Maintaining staff loyalty

Despite the fact that our company offers comprehensive training, and pays well, we still have a large employee turnover. Have you come across any research that might shed some light on this issue?

There is so much research in this field that I couldn’t possibly begin to adequately cover it all, but articles that I have referred to over the years can be found on the following websites:
· fuseaction=processSearch&CFID=1330954&CFTOKEN=27316029
· .shtml?command=Search&db=^db /CATALOG.db&eqSKUdata =066921289X
When interviewing potential employees in the past,I would ask why they wanted to leave their current employer. Their answers enabled me to concur that the gap between poor employee motivation and a firm’s performance expectation usually fell into four main categories: a manager’s ability to shape employees’ perception of a firm’s appraisal and reward system; the firm’s reward system, ambiguous goals and/or lack of clear vision; and employee selection.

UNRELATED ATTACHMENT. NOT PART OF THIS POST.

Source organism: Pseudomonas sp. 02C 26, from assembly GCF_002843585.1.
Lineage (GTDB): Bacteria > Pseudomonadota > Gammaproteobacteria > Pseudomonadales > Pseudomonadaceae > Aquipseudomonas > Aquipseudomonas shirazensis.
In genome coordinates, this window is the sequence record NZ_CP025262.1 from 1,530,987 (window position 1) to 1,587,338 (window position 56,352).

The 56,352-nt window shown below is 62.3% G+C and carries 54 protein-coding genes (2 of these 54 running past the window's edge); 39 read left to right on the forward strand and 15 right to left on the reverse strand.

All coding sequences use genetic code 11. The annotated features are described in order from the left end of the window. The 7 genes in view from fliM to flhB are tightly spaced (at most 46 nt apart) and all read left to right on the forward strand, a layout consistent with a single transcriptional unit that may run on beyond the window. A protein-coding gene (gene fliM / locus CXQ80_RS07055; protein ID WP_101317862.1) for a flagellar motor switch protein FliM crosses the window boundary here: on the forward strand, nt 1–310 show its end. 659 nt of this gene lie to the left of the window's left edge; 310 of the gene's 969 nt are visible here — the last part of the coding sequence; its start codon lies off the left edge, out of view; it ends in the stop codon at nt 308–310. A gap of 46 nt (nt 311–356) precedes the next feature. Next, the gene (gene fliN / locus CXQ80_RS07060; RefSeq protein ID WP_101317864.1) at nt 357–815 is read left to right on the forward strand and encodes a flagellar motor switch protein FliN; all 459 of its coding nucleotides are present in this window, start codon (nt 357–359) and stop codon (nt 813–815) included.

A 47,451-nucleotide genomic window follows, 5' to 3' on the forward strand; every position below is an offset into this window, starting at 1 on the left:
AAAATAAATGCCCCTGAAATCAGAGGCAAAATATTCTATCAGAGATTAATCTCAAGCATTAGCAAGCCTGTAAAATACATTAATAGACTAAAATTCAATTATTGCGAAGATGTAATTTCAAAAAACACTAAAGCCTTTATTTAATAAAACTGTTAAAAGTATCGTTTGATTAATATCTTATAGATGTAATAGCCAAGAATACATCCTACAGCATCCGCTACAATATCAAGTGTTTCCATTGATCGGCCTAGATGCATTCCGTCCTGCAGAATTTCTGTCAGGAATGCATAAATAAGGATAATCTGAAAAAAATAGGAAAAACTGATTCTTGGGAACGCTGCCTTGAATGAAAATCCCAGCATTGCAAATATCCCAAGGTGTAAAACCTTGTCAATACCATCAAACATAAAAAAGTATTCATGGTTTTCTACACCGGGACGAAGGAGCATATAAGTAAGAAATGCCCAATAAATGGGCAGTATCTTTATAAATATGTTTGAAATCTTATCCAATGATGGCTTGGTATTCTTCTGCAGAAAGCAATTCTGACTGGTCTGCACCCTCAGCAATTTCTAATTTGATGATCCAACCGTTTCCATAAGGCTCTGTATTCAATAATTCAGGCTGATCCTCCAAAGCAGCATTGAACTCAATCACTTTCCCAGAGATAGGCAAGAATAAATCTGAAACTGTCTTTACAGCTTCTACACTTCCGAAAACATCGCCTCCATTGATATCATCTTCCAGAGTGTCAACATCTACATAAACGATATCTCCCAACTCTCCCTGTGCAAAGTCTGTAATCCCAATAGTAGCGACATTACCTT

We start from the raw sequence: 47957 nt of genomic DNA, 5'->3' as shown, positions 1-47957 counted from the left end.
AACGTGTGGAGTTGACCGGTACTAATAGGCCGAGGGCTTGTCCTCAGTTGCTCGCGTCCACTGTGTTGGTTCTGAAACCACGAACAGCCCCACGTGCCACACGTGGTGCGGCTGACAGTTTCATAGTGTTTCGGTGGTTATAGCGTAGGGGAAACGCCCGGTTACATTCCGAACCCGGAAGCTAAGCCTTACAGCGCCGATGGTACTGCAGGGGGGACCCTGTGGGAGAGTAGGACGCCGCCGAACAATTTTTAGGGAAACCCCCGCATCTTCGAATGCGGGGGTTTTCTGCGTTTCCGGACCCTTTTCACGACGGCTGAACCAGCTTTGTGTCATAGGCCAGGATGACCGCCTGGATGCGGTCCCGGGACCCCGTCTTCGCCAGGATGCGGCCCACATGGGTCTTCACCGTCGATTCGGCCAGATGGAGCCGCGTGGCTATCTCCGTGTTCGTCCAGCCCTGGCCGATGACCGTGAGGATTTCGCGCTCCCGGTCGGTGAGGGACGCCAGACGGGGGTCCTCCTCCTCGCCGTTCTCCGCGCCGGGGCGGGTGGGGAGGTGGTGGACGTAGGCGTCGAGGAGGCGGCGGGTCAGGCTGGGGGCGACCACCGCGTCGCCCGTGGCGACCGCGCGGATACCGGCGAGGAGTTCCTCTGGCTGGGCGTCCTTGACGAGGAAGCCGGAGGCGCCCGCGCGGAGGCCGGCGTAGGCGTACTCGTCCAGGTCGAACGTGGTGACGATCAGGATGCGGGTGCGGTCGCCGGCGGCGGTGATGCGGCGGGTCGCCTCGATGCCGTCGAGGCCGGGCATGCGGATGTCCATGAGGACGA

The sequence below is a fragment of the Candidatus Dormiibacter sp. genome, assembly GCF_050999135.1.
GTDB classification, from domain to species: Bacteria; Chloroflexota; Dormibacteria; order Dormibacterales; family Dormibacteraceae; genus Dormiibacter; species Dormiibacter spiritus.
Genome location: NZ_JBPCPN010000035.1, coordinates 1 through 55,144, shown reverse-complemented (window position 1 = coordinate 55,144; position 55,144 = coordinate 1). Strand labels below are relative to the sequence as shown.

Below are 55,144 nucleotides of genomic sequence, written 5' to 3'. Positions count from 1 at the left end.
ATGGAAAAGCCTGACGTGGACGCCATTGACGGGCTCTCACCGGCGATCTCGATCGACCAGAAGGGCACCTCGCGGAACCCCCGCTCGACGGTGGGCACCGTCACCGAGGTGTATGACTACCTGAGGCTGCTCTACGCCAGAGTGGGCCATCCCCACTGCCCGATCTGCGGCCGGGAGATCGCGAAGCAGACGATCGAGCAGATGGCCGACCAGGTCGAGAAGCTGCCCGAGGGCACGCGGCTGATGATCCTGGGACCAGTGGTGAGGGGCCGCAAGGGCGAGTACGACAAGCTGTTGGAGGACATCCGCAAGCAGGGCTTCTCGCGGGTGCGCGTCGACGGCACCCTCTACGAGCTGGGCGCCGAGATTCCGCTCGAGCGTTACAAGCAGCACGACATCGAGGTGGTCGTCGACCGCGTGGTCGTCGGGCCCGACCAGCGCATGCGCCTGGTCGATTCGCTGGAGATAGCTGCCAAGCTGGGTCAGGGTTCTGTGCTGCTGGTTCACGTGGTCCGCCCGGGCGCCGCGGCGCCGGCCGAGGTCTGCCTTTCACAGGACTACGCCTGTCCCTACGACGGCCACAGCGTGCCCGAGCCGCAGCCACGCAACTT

Ask your managers whether or not the staff really believes that a good performance appraisal will lead to organizational rewards. Many employees see this as a weak relationship because companies reward behavior besides just performance, like “kissing up to the boss”. Obviously when this happens, good employees will find it very demoralizing. Similarly, are the rewards that the staff receive the one’s that they want? An employee may work hard in hopes of getting a promotion, but gets a pay raise instead. It’s perilous to assume that all employees want the same thing.
Finally, do employees deduce that if they give their best, it will be recognized? In some cases, an employee may suppose that no matter how hard he or she works, the chance of getting a glowing appraisal is low. This could then become a self-fulfilling prophecy that leads to sub-standard performance.

Article prepared by Renée LeMoine, Executive Director, LeMoine & Associates .






Leave a Reply

Your email address will not be published. Required fields are marked *